One of the use cases we have done in Singapore is building a blockchain platform for the University of Singapore to help the University to issue certificates on the network, that had nothing to do with crypto, for instance.
About how to make blockchain and digital transformation mainstream. That is indeed the challenge. They are concerned about who operates the data. How do you communicate with the enterprise. These are the things one has to think about. When you talk to a goverment, the challenge starts. You got to start by working with those legacy systems. That’s step 1. Step 2 is about interoperability. It can be put on to action for the mainstream purpose. There are so many things involved for a new system like blockchain to actually happen. Data in today’s world is really important so dominating the data has become critical for many businesses. But understanding data is even more important than gathering it. AI processes help with that, blockchain will probably come after.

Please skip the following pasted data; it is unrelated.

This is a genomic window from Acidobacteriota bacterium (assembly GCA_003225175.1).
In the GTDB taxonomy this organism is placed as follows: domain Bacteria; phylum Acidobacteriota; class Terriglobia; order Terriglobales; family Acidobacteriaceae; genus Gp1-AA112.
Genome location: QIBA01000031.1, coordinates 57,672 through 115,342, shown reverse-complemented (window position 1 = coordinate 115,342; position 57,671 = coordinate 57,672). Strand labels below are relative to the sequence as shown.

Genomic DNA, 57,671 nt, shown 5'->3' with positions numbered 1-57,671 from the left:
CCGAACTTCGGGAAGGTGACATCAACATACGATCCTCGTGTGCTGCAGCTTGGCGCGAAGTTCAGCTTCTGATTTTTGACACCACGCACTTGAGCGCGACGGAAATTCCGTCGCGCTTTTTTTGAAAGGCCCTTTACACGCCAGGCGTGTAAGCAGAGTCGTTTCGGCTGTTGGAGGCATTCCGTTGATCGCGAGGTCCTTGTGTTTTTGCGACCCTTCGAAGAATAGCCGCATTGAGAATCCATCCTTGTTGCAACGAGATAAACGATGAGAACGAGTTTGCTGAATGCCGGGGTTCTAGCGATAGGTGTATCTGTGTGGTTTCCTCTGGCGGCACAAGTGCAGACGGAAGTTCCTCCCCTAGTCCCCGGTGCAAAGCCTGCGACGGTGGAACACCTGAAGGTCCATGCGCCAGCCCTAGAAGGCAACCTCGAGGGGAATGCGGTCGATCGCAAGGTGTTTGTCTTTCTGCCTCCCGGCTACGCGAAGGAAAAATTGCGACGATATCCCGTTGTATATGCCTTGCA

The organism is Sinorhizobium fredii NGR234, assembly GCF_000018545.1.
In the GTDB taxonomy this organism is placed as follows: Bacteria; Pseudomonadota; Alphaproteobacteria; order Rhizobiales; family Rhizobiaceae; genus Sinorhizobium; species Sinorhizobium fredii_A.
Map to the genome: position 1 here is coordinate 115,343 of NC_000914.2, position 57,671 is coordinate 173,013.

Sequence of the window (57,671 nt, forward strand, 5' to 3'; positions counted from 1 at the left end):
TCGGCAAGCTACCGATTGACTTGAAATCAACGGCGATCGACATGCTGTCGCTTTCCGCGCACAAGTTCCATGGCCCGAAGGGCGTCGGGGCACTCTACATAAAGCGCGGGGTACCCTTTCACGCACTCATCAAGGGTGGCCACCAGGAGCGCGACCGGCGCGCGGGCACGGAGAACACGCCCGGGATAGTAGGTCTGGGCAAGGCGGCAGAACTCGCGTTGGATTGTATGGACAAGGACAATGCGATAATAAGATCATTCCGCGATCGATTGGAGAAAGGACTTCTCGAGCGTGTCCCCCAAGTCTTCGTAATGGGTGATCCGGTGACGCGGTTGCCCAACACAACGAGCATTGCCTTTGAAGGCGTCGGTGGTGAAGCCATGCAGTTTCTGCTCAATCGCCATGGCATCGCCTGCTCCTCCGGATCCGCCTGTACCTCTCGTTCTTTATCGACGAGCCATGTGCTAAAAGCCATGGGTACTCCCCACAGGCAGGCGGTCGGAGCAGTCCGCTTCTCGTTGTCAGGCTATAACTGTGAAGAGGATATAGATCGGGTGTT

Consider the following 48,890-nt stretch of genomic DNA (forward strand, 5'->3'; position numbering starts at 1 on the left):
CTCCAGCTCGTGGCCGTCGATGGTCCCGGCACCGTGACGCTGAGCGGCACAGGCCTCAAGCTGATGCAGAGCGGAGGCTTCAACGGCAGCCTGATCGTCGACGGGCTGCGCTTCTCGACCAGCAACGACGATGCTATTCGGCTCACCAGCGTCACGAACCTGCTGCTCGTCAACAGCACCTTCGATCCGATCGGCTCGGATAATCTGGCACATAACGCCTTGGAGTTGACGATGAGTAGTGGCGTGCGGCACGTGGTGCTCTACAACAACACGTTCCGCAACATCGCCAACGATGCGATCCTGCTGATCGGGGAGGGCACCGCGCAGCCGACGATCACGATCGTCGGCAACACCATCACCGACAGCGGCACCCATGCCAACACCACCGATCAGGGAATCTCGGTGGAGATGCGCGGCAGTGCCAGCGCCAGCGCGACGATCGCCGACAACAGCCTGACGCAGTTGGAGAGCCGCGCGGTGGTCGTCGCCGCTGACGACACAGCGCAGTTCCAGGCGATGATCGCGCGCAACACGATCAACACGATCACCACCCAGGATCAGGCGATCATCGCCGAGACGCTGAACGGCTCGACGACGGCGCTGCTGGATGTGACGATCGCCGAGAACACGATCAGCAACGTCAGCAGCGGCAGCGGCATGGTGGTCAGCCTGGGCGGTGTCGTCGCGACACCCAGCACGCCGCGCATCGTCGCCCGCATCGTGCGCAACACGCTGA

The narrative around blockchain is changing too. Research and different projects at a national level are helping industries, businesses and governments to change their feelings towards blockchain and it sheds light on future widespread adoption of blockchain.
About your book and the similarities/differences between the Financial Crisis of 2008 and today’s crisis. The book was focussed on the financial crisis and how the IT managers took their decisions during this time and how it impacted their business. How it safeguards the business operations of the future. But today, with the pandemic, people are calling Covid-19 as a black swan event. We know that there is a sequence with how this outbreak situation happens. It isn’t a black swan thing at all. It just tells you that the government is not prepared.